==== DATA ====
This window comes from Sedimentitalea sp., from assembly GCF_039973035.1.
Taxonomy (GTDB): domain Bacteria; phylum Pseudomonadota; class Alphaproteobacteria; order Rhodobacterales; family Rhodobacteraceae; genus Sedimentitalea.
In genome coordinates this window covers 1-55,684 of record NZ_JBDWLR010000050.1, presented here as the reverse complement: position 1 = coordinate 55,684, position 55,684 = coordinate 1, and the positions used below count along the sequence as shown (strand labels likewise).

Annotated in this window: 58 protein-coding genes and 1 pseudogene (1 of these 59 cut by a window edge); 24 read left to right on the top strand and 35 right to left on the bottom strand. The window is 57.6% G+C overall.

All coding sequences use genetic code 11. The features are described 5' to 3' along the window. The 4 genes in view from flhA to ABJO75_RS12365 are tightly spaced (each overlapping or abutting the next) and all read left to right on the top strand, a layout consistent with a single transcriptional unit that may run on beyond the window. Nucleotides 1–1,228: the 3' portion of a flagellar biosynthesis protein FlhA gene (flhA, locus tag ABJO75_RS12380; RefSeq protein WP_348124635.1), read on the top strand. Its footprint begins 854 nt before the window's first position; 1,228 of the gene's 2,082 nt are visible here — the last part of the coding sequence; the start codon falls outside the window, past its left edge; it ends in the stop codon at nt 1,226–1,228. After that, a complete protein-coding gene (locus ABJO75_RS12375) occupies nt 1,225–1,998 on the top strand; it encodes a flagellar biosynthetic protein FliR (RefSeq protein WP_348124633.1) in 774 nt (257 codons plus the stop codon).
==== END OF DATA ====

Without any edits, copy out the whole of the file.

This window comes from Sedimentitalea sp., from assembly GCF_039973035.1.
Taxonomy (GTDB): domain Bacteria; phylum Pseudomonadota; class Alphaproteobacteria; order Rhodobacterales; family Rhodobacteraceae; genus Sedimentitalea.
In genome coordinates this window covers 1-55,684 of record NZ_JBDWLR010000050.1, presented here as the reverse complement: position 1 = coordinate 55,684, position 55,684 = coordinate 1, and the positions used below count along the sequence as shown (strand labels likewise).

Annotated in this window: 58 protein-coding genes and 1 pseudogene (1 of these 59 cut by a window edge); 24 read left to right on the top strand and 35 right to left on the bottom strand. The window is 57.6% G+C overall.

All coding sequences use genetic code 11. The features are described 5' to 3' along the window. The 4 genes in view from flhA to ABJO75_RS12365 are tightly spaced (each overlapping or abutting the next) and all read left to right on the top strand, a layout consistent with a single transcriptional unit that may run on beyond the window. Nucleotides 1–1,228: the 3' portion of a flagellar biosynthesis protein FlhA gene (flhA, locus tag ABJO75_RS12380; RefSeq protein WP_348124635.1), read on the top strand. Its footprint begins 854 nt before the window's first position; 1,228 of the gene's 2,082 nt are visible here — the last part of the coding sequence; the start codon falls outside the window, past its left edge; it ends in the stop codon at nt 1,226–1,228. After that, a complete protein-coding gene (locus ABJO75_RS12375) occupies nt 1,225–1,998 on the top strand; it encodes a flagellar biosynthetic protein FliR (RefSeq protein WP_348124633.1) in 774 nt (257 codons plus the stop codon).